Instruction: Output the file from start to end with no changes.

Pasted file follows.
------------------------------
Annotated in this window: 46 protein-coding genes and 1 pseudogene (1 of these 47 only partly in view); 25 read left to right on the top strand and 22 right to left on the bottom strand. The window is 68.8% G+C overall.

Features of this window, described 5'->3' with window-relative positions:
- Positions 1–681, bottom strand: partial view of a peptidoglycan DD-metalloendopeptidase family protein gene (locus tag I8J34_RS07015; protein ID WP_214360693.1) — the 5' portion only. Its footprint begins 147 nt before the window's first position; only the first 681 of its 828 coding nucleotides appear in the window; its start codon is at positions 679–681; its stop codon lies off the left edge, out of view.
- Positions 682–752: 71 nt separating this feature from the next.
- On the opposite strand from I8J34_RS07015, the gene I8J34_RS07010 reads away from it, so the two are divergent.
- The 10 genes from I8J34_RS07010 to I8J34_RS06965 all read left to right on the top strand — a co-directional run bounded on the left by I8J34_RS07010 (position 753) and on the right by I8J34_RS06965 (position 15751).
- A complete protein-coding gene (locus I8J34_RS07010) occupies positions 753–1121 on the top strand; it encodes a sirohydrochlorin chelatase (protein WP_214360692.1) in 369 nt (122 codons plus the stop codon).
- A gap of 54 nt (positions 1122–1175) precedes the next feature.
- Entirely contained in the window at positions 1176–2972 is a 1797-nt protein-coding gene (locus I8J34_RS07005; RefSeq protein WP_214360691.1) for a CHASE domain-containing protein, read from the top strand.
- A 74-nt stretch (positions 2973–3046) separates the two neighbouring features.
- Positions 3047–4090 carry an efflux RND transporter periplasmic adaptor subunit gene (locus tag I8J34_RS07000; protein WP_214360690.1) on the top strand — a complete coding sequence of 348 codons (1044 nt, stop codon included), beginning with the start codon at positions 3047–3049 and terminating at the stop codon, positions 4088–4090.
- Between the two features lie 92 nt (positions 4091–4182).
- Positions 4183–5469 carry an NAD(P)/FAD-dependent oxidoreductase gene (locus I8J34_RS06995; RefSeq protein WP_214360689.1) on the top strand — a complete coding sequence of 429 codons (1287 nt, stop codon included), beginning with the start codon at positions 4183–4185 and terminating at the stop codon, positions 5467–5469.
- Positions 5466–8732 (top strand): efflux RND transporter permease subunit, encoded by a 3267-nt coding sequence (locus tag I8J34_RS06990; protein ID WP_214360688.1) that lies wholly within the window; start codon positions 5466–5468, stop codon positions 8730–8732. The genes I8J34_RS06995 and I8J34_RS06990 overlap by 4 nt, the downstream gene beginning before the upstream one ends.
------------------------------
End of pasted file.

Annotated in this window: 46 protein-coding genes and 1 pseudogene (1 of these 47 only partly in view); 25 read left to right on the top strand and 22 right to left on the bottom strand. The window is 68.8% G+C overall.

Features of this window, described 5'->3' with window-relative positions:
- Positions 1–681, bottom strand: partial view of a peptidoglycan DD-metalloendopeptidase family protein gene (locus tag I8J34_RS07015; protein ID WP_214360693.1) — the 5' portion only. Its footprint begins 147 nt before the window's first position; only the first 681 of its 828 coding nucleotides appear in the window; its start codon is at positions 679–681; its stop codon lies off the left edge, out of view.
- Positions 682–752: 71 nt separating this feature from the next.
- On the opposite strand from I8J34_RS07015, the gene I8J34_RS07010 reads away from it, so the two are divergent.
- The 10 genes from I8J34_RS07010 to I8J34_RS06965 all read left to right on the top strand — a co-directional run bounded on the left by I8J34_RS07010 (position 753) and on the right by I8J34_RS06965 (position 15751).
- A complete protein-coding gene (locus I8J34_RS07010) occupies positions 753–1121 on the top strand; it encodes a sirohydrochlorin chelatase (protein WP_214360692.1) in 369 nt (122 codons plus the stop codon).
- A gap of 54 nt (positions 1122–1175) precedes the next feature.
- Entirely contained in the window at positions 1176–2972 is a 1797-nt protein-coding gene (locus I8J34_RS07005; RefSeq protein WP_214360691.1) for a CHASE domain-containing protein, read from the top strand.
- A 74-nt stretch (positions 2973–3046) separates the two neighbouring features.
- Positions 3047–4090 carry an efflux RND transporter periplasmic adaptor subunit gene (locus tag I8J34_RS07000; protein WP_214360690.1) on the top strand — a complete coding sequence of 348 codons (1044 nt, stop codon included), beginning with the start codon at positions 3047–3049 and terminating at the stop codon, positions 4088–4090.
- Between the two features lie 92 nt (positions 4091–4182).
- Positions 4183–5469 carry an NAD(P)/FAD-dependent oxidoreductase gene (locus I8J34_RS06995; RefSeq protein WP_214360689.1) on the top strand — a complete coding sequence of 429 codons (1287 nt, stop codon included), beginning with the start codon at positions 4183–4185 and terminating at the stop codon, positions 5467–5469.
- Positions 5466–8732 (top strand): efflux RND transporter permease subunit, encoded by a 3267-nt coding sequence (locus tag I8J34_RS06990; protein ID WP_214360688.1) that lies wholly within the window; start codon positions 5466–5468, stop codon positions 8730–8732. The genes I8J34_RS06995 and I8J34_RS06990 overlap by 4 nt, the downstream gene beginning before the upstream one ends.